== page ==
I agree that individual work is powerful and important. Not enough people reserve time on their calendars for that individual work. Because the calendar is getting eaten up by meetings. I'm a big believer in scheduling meetings with yourself. Blocking off time on your calendar especially if you know it's your optimal work time. Discover times when you get your best work done then then schedule it. Often I'll schedule time immediately after a meeting so that I have time to do the things I committed to doing that meeting or reflect on some of the things that the team said so that I can internalize some of it. I find it to be helpful afterwards just to have that time reserved. It's a personal debrief time. 

Another thing that's really powerful about the design sprint is this idea of working alone together. The power of bringing people together and paying respect to the fact that this is important to us and we're all going to dedicate time to it. There's some a bit of accountability too, because if you put the time on your calendar to work on it and someone comes by your desks and steals that time away, then the no work gets done. If we're in a meeting together, it's unlikely someone's going to come by and yank you out of it. We reserved that time to do that individual work. That's a really powerful thing you can lift out of a Design Sprint and place into everyday meetings. Whether it's a note and vote or other kinds of mechanisms that get people to work alone together. 

Something that I love to bring into meeting design is this boot up time. Often, even if we have an agenda or purpose or pre-read materials, not everyone has time to read those. Or even if they do, they might not have. Maybe they've spent all day in back-to-back meetings, and they walk into your meeting and it's just not top of mind. Giving them time to silently reflect and absorb and and get back into the headspace where they can think about and make decisions and produce ideas around this subject, then you're going to have a better meeting. You're going to have better time with the team that you brought together. That boot up time can be really powerful.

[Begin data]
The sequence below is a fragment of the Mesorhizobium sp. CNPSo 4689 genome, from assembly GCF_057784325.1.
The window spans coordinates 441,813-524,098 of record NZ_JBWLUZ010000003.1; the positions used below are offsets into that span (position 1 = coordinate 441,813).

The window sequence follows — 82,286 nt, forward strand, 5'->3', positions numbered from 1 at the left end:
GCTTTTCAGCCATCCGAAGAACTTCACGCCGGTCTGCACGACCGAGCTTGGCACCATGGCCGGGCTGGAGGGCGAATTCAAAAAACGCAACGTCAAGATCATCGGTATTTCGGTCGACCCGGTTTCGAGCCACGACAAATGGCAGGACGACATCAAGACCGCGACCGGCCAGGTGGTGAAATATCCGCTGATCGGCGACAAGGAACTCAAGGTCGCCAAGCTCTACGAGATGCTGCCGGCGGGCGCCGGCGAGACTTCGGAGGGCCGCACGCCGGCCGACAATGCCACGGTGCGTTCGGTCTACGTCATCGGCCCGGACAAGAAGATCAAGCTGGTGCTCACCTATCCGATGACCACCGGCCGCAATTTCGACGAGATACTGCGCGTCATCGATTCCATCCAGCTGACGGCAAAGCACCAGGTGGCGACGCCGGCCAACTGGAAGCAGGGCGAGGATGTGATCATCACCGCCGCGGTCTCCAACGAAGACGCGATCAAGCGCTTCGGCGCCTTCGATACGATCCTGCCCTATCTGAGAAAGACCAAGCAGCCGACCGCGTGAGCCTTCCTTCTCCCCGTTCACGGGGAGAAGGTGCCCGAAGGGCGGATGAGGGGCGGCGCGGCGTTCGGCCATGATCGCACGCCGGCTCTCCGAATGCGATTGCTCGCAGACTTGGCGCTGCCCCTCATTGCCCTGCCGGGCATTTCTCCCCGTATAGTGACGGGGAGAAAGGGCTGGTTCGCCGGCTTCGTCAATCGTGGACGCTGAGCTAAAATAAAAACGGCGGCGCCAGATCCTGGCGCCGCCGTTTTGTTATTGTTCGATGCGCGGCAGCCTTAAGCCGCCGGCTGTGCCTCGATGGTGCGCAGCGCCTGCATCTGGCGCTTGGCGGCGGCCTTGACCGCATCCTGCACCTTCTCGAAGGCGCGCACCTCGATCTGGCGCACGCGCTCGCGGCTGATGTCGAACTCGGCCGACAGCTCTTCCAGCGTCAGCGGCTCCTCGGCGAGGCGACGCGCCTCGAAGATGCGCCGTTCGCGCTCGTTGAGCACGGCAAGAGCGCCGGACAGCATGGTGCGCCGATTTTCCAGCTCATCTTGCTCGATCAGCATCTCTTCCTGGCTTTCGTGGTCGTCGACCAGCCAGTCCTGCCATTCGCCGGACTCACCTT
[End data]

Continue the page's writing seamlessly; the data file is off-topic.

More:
Simon: Beautiful. Now I'm curious, what was one of the best meetings you had recently? Why was it powerful? 


Douglas: I think one of the one of my favorites recently was Voltage Control’s 2020 strategic planning. We were very clear about what we wanted to get out of it. We wanted to come up with a list of priorities from a strategic standpoint. We wanted to come up with a list of things we were going to say no to. We wanted to come up with a prioritized list of tactics or kind of initiatives that we were going to immediately start on in January. We're very clear on the purpose and the outcomes. We had developed a set of structured activities that we felt would produce those outcomes. We leaned in and we got there and the team flowed very nicely. It felt a lot like a design like a three-hour design sprint. We were following some of the same protocols but just kind of in a three hour workshop/meeting.

The reason that it immediately came to mind when you asked me about my favorite recent meeting was “The No List”. It was so empowering to make a list of things that we should not do as an organization. That helped inform our strategy. and then when we flipped that around we could say there are other things we need to say no to or there are other things we might want to start doing. That state of being busy is not a requirement. It's more important to be productive and to think about the things that are important and prioritize those things.


Simon: Very powerful. “The No List”. When you do strategy it's as important to define what you are not going to do and what you are going to let go. That's the power of strategy, when you focus on a few things but you go in head first. That's where the magic happens.


Douglas: Yes. 


Simon: Beautiful. Thank you Douglas. Next week we are going to continue with part three with Douglas Ferguson and this time we talk: Innovation Narratives: how storytelling can enhance innovation and make it happen. See you next week. Bye bye.


Douglas: Thank you. Bye!